Stimulation of the switch in myometrial activity from contractures to contractions in the pregnant sheep and nonhuman primate.

P. W. Nathanielsz, D. A. Giussani, W. X. Wu

Research output: Contribution to journalReview article

16 Scopus citations

Abstract

The process of parturition is regulated by a set of interrelated endocrine, paracrine, and autocrine systems. Many of these systems demonstrate positive feed-forward characteristics. The sequential recruitment of signals that promote the labour process demonstrates that it is not possible to attribute the designation of the factor responsible for the 'initiation of parturition' uniquely to any one signalling mechanism. For this reason we prefer to avoid the term initiation of parturition since, mechanistically, each cellular and molecular mechanism that contributes to the process is itself initiated by an earlier process. In a very real sense, the initiation of parturition can be considered to be fertilisation. Therefore we prefer to describe the key mechanisms involved as promoting, rather than initiating, the process of labour and delivery. Despite many interspecies differences, an increase in maternal plasma oestrogen in late gestation appears to play a central role in promotion of parturition. In both sheep and monkeys signals from the fetal hypothalamo-pituitary-adrenal axis increase oestrogen production by the placenta. We propose that the key fetal adrenal product is cortisol in the sheep and androgen in the monkey. Oestrogen then recruits a range of stimulators, uterotonins, that act on the prepared myometrium to initiate the switch in myometrial activity from contractures to contractions. The various mechanisms central to the process can be considered to be either, or both, activators and/or stimulators of one or more of the key terminal steps involved.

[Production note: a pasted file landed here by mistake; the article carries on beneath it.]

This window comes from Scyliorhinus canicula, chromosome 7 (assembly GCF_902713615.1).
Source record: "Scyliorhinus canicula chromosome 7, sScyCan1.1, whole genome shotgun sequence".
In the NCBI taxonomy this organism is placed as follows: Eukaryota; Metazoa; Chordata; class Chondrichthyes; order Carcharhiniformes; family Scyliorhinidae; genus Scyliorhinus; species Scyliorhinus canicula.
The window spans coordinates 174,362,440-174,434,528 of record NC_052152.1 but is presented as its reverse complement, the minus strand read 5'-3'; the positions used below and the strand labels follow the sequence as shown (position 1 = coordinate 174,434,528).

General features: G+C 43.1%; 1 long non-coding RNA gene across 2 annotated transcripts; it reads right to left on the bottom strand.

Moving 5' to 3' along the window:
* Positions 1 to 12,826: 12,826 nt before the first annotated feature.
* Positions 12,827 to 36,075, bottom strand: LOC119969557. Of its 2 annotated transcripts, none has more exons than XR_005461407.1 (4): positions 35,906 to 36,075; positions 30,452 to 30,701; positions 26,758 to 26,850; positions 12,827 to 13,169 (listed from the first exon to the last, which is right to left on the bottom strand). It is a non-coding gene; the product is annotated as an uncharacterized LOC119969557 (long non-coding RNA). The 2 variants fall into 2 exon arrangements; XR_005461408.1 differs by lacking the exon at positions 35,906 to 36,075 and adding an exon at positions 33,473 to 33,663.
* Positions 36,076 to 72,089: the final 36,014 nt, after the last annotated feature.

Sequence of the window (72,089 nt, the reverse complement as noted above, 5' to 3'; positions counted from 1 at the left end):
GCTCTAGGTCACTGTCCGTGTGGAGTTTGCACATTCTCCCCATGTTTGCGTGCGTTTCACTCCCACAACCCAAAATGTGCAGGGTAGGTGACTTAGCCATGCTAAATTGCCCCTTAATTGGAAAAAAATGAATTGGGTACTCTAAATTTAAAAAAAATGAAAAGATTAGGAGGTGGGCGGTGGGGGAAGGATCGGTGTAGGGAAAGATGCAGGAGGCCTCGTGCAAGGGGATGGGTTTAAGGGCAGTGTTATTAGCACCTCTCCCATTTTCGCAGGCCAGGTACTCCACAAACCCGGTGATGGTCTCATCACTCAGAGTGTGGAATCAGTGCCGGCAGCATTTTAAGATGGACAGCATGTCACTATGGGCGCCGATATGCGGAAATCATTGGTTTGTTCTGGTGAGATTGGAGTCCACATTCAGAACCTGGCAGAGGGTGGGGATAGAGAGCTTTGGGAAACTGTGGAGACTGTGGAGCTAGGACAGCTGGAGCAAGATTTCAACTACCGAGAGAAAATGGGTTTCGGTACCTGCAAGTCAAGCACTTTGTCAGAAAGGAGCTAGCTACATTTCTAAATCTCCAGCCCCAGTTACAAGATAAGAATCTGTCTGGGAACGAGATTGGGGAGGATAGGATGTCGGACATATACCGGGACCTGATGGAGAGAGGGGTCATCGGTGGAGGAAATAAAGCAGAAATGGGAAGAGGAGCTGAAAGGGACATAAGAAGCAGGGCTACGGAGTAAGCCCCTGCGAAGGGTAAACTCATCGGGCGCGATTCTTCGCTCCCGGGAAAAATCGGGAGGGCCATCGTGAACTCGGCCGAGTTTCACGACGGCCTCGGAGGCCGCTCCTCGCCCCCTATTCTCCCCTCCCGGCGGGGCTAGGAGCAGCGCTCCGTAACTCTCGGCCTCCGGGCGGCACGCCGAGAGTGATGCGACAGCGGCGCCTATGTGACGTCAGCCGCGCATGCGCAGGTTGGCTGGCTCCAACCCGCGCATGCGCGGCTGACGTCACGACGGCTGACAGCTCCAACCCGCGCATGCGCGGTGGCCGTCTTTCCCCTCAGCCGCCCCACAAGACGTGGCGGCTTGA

Original languageEnglish (US)
Pages (from-to)83-88
Number of pages6
JournalEquine veterinary journal. Supplement
Issue number24
DOIs
StatePublished - Jun 1997
Externally publishedYes

ASJC Scopus subject areas

  • Medicine(all)

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